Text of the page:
At the outbreak of WWI, Colinton was a growing township. In that year, 27 people were listed there for postal purposes, of which 22 were dairy farmers. The 1911 census for Colinton district had recorded a population of 213. The Standard Dairy Co. Ltd's condensery in the township received the produce of about 44 dairy farmers and provided employment at the factory for at least 40 locals. Photographic evidence of Colinton from 1914 and 1915 shows: about a dozen houses; two stores; and a School of Arts (1911-12), which was located north of Emu Creek, opposite the condensery.

Given its population of a little over 200, Colinton's enlistment response was substantial. By January 1917, 44 Colinton men had successfully enlisted in the Australian Imperial Force (AIF).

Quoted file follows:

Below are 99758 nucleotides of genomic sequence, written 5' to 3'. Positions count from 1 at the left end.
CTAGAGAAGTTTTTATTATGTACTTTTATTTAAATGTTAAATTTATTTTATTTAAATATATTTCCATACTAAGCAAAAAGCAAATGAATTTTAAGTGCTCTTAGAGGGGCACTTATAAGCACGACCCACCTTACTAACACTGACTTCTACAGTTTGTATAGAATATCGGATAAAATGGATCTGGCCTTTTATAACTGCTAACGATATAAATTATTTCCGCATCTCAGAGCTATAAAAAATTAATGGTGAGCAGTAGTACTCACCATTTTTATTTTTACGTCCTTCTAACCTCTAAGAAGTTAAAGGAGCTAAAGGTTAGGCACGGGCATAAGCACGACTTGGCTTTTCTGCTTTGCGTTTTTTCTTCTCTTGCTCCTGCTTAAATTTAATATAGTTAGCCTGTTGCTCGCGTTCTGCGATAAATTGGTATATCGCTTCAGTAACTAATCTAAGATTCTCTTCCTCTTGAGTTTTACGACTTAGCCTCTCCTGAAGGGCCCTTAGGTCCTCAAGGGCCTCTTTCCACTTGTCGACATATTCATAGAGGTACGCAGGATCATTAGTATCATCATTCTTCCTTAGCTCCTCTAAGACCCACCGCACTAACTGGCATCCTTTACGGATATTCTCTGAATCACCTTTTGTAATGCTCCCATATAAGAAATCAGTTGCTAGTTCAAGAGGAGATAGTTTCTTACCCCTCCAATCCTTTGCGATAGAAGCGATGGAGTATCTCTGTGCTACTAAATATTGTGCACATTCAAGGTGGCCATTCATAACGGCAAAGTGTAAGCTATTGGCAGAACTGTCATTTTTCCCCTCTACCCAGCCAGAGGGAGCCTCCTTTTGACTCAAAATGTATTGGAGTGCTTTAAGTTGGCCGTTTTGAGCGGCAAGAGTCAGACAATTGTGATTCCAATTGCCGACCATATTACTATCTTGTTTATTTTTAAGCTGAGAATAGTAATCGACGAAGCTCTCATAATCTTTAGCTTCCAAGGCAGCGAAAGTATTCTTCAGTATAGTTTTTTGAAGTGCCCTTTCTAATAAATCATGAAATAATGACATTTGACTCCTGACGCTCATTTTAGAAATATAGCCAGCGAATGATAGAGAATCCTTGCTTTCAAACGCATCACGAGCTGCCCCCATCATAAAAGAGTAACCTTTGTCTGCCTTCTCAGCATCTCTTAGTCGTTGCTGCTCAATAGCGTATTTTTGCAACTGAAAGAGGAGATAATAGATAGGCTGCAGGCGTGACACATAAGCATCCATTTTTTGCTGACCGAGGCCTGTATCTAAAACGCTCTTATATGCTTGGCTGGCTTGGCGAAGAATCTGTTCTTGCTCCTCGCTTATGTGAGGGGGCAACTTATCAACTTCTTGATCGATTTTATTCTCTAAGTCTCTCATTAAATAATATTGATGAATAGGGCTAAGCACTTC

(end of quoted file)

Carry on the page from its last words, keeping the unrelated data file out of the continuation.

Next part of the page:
The plan to establish Colinton War Memorial to recognise their war service was initiated in May 1916. "[A] meeting was held to decide in what way to best place on record the excellent response the district has made to the call of the Empire, there having been 46 [sic] good men accepted for service from Colinton and the surrounding district. It has been practically decided to erect a marble slab, bearing the names of those who have volunteered". In August 1916 Joseph H Frisby, secretary of the Colinton Honour Board Committee, was granted permission by the Esk Shire Council to erect an honour board at the Colinton School of Arts, which was the social hub of the town and district, where meetings, dances, balls, and send-offs and memorials for soldiers were held.